The ad guys agree to Stella’s deal—with a twist. (Pun intended, because this plotline needs some levity.) Stella will have to convince the waitress, who is also an Asian woman, to lick her spilled drink off the table. Then, they’ll sign. Stella bends to their racist demand, tips $20,000, and the poor service worker bends over the table, her tongue pressed against the marble top. Who are these freaks, a duo of Roman Roys?
Then we’re off to Cory’s place in the Hamptons, where dozens of ad investors run rampant around his glass-to-ceiling-lit interiors. Again: I don’t care about the plot, just give me pretty things at which I can gawk. Everyone is a pawn. Cory grows infuriated with Bradley (Reese Witherspoon), who is too busy flouncing around with ex Laura (Julianna Margulies) to schmooze with the ad people. Or perhaps the anger is of a more personal, romantic type.
Board exec Leonard (Stephen Fry) tells anchor Chris (Nicole Beharie) that her job is to convince these investors that UBA has new values following Cybil’s (Holland Taylor) Aunt Jemima comment. Chris bites back—does the company really have new values? The board needs to raise the salaries of its POC employees if they really want her to play their diversity card. Leonard offers to raise Chris’ salary. Chris rejects his offer. He’s going to need to raise all the salaries if he wants to use her.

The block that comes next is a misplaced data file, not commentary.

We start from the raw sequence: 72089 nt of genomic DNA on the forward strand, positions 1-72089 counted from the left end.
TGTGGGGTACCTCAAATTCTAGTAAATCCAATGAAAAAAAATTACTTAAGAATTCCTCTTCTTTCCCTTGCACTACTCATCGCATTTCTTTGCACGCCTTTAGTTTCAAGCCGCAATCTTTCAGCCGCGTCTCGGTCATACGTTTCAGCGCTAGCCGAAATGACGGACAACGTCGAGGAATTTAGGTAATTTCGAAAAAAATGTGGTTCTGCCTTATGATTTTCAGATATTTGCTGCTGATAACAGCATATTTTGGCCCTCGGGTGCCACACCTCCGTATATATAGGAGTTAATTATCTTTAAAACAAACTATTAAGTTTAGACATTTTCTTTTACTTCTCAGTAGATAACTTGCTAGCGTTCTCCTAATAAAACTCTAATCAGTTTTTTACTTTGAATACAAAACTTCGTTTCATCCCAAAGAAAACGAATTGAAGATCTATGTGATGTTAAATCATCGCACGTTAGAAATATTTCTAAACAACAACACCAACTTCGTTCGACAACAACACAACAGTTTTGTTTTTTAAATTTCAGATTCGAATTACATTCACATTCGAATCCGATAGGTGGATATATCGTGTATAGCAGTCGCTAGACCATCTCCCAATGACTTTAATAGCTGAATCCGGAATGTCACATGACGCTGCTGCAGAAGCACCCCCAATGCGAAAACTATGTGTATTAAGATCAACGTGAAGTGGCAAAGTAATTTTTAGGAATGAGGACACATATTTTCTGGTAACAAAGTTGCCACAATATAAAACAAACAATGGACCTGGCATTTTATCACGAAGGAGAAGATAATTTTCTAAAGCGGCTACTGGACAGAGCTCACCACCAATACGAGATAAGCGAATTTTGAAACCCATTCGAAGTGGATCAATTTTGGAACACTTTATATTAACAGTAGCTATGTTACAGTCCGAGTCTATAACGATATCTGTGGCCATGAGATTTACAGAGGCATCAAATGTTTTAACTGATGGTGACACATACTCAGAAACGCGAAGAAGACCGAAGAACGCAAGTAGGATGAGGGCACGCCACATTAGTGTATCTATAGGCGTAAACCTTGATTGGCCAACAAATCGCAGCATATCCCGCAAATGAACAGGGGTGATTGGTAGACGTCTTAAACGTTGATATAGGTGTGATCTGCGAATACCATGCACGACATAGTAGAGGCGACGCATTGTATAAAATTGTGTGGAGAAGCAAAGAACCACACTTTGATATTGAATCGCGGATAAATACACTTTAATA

Yanko (Néstor Campbell) warns Chris about becoming too woke, because Yanko is a fool, and he always says the wrong thing. Chris shouldn’t start a mob on social media, he warns. She shouldn’t engage in the so-called “culture wars” because, eventually, they’ll come after her. Yanko makes no sense, but perhaps he does if this is supposed to be foreshadowing. Chris brushes off his advice.
UBA’s ex-president and antagonist Fred Micklen (Tom Irwin) returns, banging down Cory’s door to say: “I own you, you fool!” That deal with Sloan? I told you to remember that name. Fred just bought Sloan, so he now has a stake in UBA. If your company exposes you on the national news for being a complete villainous nitwit, like UBA did to Fred, why would you want anything to do with them ever again? Just run to Fox News, at that point. They’d accept Fred with open arms. But this is a revenge move; by having a stake in UBA, Cory and company now have to answer to him and he can make their lives miserable.
But here comes our knights in shining armor, Alex and Paul, coupled with our second needle drop: “Truth Hurts” by the newly infamous Lizzo. Is this more foreshadowing—is Paul and/or Alex evil? Or is this a bad coincidence?
Either way, Alex is able to convince Paul to re-enter conversations about buying UBA. She only had to bat her eyes and offer up a sob story to so. If we’re comparing these two to real life people, which The Morning Show loves—see also: Matt Lauer—this would be like if Katie Couric and Elon Musk became a rumored item.
Queue a quirky reaction from UBA’s resident dork, Cory: “Un-fucking-believable.”